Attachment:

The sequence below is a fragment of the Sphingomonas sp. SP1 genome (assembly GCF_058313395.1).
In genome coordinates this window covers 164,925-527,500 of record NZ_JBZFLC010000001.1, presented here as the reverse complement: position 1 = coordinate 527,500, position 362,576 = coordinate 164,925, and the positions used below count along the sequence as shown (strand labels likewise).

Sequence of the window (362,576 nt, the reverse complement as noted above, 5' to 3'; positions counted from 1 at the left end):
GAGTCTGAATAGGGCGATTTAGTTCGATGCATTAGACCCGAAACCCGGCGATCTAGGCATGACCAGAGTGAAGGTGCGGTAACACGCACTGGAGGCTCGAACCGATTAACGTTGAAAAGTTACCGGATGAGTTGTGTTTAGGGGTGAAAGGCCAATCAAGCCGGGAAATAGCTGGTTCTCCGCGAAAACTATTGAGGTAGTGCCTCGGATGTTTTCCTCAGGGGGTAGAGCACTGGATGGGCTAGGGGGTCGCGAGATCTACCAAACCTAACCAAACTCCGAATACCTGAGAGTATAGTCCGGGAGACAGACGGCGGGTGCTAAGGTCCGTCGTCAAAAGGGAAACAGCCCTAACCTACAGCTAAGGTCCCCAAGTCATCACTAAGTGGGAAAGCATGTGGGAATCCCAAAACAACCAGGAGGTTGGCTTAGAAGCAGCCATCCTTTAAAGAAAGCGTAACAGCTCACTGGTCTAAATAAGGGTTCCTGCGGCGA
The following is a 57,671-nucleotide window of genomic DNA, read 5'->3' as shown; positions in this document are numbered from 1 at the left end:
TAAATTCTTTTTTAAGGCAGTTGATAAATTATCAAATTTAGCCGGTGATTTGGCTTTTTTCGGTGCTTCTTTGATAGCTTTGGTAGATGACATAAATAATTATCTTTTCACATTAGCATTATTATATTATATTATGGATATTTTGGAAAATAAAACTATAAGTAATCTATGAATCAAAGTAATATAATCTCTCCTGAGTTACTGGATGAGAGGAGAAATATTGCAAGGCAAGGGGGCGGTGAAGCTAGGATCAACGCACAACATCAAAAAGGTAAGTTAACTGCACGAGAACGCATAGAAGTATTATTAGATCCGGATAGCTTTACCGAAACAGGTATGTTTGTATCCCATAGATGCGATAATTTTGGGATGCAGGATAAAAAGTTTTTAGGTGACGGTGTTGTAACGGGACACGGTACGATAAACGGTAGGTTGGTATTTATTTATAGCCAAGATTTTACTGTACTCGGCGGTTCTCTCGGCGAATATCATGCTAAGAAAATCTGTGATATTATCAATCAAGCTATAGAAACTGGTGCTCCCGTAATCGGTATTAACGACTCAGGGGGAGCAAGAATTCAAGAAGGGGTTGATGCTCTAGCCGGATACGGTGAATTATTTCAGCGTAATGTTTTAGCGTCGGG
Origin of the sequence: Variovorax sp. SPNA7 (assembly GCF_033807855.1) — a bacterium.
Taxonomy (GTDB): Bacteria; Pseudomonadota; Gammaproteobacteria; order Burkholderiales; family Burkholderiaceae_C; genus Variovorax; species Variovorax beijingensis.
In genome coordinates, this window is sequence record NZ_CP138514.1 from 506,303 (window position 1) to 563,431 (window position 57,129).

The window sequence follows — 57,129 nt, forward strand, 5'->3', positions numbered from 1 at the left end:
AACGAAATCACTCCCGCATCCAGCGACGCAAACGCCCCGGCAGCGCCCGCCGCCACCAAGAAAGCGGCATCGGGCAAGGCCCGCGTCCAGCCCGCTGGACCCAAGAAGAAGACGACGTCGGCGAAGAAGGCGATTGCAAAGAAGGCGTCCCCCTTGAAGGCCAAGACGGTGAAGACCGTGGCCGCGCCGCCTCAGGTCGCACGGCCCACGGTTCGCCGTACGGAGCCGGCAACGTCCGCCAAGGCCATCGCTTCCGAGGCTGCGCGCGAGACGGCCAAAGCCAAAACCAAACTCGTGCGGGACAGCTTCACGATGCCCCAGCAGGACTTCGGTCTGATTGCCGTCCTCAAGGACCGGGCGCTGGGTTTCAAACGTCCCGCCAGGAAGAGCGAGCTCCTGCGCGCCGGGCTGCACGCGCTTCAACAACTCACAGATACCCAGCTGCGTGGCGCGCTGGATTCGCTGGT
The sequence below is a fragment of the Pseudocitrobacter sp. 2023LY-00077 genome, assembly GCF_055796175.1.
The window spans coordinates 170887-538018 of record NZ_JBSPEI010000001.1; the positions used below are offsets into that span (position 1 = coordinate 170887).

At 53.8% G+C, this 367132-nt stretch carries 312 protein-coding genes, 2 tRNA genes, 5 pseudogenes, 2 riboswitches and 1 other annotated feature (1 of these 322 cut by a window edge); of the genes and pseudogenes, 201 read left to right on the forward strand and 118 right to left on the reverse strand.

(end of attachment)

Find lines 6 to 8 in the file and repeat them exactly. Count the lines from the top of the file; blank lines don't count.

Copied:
TAAATTCTTTTTTAAGGCAGTTGATAAATTATCAAATTTAGCCGGTGATTTGGCTTTTTTCGGTGCTTCTTTGATAGCTTTGGTAGATGACATAAATAATTATCTTTTCACATTAGCATTATTATATTATATTATGGATATTTTGGAAAATAAAACTATAAGTAATCTATGAATCAAAGTAATATAATCTCTCCTGAGTTACTGGATGAGAGGAGAAATATTGCAAGGCAAGGGGGCGGTGAAGCTAGGATCAACGCACAACATCAAAAAGGTAAGTTAACTGCACGAGAACGCATAGAAGTATTATTAGATCCGGATAGCTTTACCGAAACAGGTATGTTTGTATCCCATAGATGCGATAATTTTGGGATGCAGGATAAAAAGTTTTTAGGTGACGGTGTTGTAACGGGACACGGTACGATAAACGGTAGGTTGGTATTTATTTATAGCCAAGATTTTACTGTACTCGGCGGTTCTCTCGGCGAATATCATGCTAAGAAAATCTGTGATATTATCAATCAAGCTATAGAAACTGGTGCTCCCGTAATCGGTATTAACGACTCAGGGGGAGCAAGAATTCAAGAAGGGGTTGATGCTCTAGCCGGATACGGTGAATTATTTCAGCGTAATGTTTTAGCGTCGGG
Origin of the sequence: Variovorax sp. SPNA7 (assembly GCF_033807855.1) — a bacterium.
Taxonomy (GTDB): Bacteria; Pseudomonadota; Gammaproteobacteria; order Burkholderiales; family Burkholderiaceae_C; genus Variovorax; species Variovorax beijingensis.